First Impression: 2006 CRF150F - Dirt Rider Magazine

Does anyone actually like kick starting a dirt bike? I didn't think so. When you combine cool weather in Gorman, CA, with a cold-natured Honda CRF150F engine, you're bound to be doing plenty of kicking. I've found that if you don't learn the cold-starting procedures of Honda's play bikes and adhere to them exactly, both your patience and your right leg muscles are going to be tested.But wait, haven't you heard? The '06 CRF150F is equipped with electric start. I was unaware of this when the CRF was assigned to me for testing. I swung a leg over the little thumper and began the starting drill that experienced dirt riders can do blindfolded: I reached down for the choke lever with my left hand while fumbling for the kick start lever with my right. Then I noticed the little black button next to the throttle. The CRF150's electric start only helps to maximize riding time on a bike with an already high fun factor.When teaching a nervous beginner who isn't sure about the whole dirt bike thing to begin with, wouldn't it be better to tell them:"Pull in the clutch, and press the black starter button next to the throttle" instead of:"Reach down and swing the kick start lever out. Now pull in the clutch, and stand on the pegs and kick down on the lever with your right foot. Yeah... just... you almost... no, don't twist the throttle... almost had it... give it another good kick. I know the bike is heavy, but try to balance. Really give it a good kick. There, you almost... "Very forgiving of mistakes, Honda's 149cc, two-valve engine springs back to life after only one or two revolutions when you press the starter button- even if the bike has been dumped on its side. Not that I'd, um... ever do that. Those scratches were on it when I got there. Eager to please, but ultimately soft in the low-end department, the CRF150's power builds smoothly, with a slight surge in the upper RPM range. Perhaps the desert sands at Hungry Valley had this East Coaster fooled, but the bike could benefit from more teeth on the rear sprocket to lower the gearing. With five gears to choose from, it's much more likely that the CRF's target audience is going to be wishing for more grunt from first and second gear, rather than bouncing off the rev limiter in fifth and demanding more top speed. Speaking of revs, the exhaust system muffles the pulses very well and the sound is subdued- never obnoxious.Chassis-wise, the CRF is a good stopper, but could be even better with a rear disc brake instead of a drum. Unfortunately, the rear brake provides almost a toggle switch action: it does very little when first applied, and then suddenly it's locked up. As a result, the front brake disc was howling and plenty hot, as I used it almost exclusively during the test. Please, Honda- ditch the drum.The seat is supportive but not stiff, while the foot pegs were rather dull and needed sharper teeth. As for the suspension, it's set up well, considering what a play bike was designed to handle. Those that complain about weak suspension are probably too big for the bike (i.e. me), or jumping things that perhaps a play bike ought not to (Jimmy Lewis?).Ultimately, I wish I had more time with the bike to adjust the jetting and try a few different engine mods. The good news for budget-minded parents is that I feel confident that this bike is stifled in stock form. Somewhere inside the engine, there is power waiting to get out. I suspect the minor expenses of jetting the carburetor correctly and installing a rear sprocket with more teeth will liven the CRF150F up a considerable amount. Those who are willing to add performance parts to the engine should be able to see some real horsepower gains as well. The result is a bike that can grow with your child's skill level and allow you to really get your money's worth as it's passed down from kid to kid.Everyone who came out to Hungry Valley with us got a turn at thrashing the CRF150F, and they all came back smiling. Hiding behind those smiles must have been some wicked abuse, yet the bike didn't flinch the entire day. It's also worth noting that the CRF is styled just like Honda's motocross bikes, so kids are likely to love the idea of looking like their favorite racer. Sean, our teen-aged test rider, normally races the 125 class, but indulged us with a few miles aboard the 150F. He praised the electric start and the bike's looks, despite its play bike capabilities. Those of you interested in a possible wife bike or a starter bike for your kids should consider putting the 2006 Honda CRF150F near the top of your list.—Brian Purtymun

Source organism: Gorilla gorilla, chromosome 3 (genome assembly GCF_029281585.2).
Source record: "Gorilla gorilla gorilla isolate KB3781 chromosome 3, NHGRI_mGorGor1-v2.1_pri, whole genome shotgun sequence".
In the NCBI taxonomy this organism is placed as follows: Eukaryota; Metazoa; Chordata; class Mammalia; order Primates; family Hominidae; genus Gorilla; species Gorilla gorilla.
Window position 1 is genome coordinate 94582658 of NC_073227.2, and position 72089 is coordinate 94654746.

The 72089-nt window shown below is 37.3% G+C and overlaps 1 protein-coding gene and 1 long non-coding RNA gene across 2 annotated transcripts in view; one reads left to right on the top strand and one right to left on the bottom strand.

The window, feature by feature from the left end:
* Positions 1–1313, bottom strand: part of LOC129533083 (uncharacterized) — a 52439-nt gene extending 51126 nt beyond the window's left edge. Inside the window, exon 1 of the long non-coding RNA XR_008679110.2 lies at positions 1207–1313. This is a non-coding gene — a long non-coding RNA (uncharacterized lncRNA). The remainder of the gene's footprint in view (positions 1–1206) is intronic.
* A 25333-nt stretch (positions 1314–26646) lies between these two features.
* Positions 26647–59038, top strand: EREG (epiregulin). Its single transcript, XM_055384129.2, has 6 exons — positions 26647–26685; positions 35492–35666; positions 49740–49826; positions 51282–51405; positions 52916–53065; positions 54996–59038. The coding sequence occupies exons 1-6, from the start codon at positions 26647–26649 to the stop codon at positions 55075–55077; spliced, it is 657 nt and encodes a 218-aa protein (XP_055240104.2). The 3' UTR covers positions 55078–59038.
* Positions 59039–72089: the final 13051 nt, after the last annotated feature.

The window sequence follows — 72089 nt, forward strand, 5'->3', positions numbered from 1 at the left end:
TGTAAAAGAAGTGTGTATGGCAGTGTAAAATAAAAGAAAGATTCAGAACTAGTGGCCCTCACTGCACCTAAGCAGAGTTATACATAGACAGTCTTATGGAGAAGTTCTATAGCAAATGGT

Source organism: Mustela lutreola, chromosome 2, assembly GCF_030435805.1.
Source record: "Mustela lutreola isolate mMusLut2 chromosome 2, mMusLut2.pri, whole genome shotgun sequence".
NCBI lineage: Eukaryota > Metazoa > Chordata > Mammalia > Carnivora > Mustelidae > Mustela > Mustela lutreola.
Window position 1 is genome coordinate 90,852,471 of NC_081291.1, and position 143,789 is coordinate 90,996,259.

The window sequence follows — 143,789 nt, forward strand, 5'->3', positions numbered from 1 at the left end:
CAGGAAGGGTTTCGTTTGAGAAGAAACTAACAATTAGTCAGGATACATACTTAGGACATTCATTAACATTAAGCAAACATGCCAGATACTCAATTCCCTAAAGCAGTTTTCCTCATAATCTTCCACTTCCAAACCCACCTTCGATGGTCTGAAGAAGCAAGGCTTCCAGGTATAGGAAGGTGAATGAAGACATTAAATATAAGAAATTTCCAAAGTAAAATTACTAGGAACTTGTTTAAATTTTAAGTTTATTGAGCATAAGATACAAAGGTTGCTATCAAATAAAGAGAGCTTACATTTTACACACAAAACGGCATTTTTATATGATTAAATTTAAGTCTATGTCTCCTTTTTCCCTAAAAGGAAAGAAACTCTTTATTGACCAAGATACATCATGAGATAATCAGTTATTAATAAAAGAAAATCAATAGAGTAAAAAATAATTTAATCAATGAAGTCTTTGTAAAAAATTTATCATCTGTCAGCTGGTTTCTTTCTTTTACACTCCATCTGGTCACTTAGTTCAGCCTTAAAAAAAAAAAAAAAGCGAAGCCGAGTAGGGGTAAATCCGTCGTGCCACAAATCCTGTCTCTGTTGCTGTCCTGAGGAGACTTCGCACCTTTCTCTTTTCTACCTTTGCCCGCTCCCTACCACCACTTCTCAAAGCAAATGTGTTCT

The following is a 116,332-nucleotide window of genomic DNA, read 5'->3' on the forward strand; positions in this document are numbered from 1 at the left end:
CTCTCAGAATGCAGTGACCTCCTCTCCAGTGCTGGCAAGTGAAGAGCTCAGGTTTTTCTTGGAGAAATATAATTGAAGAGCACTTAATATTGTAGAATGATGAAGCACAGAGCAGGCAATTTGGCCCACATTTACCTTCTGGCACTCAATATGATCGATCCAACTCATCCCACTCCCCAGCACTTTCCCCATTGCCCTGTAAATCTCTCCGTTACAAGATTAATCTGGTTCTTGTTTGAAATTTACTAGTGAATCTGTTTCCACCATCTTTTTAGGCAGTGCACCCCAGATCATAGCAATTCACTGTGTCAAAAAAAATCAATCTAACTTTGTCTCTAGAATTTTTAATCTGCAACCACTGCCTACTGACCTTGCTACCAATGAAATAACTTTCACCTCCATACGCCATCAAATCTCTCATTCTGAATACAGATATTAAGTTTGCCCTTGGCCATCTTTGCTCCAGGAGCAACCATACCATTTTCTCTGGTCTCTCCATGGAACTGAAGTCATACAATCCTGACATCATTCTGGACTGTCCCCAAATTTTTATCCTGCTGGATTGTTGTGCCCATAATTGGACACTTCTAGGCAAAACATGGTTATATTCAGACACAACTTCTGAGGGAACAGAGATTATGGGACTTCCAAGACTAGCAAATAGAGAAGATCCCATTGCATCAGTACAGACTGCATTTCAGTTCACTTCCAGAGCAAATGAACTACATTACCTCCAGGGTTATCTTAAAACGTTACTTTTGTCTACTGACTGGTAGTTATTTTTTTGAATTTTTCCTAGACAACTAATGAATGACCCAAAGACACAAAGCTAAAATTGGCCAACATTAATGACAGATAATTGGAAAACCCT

Sand? No problem, but a little tighter gearing or some more power wouldn't hurt for larger riders.
The new electric-start CRF150 waits for a day of abuse at Hungry Valley SVRA.
Brian Purtymun puts the CRF150F through its paces. Standing over six feet tall, he wasn't intimated by the CRF's size one bit.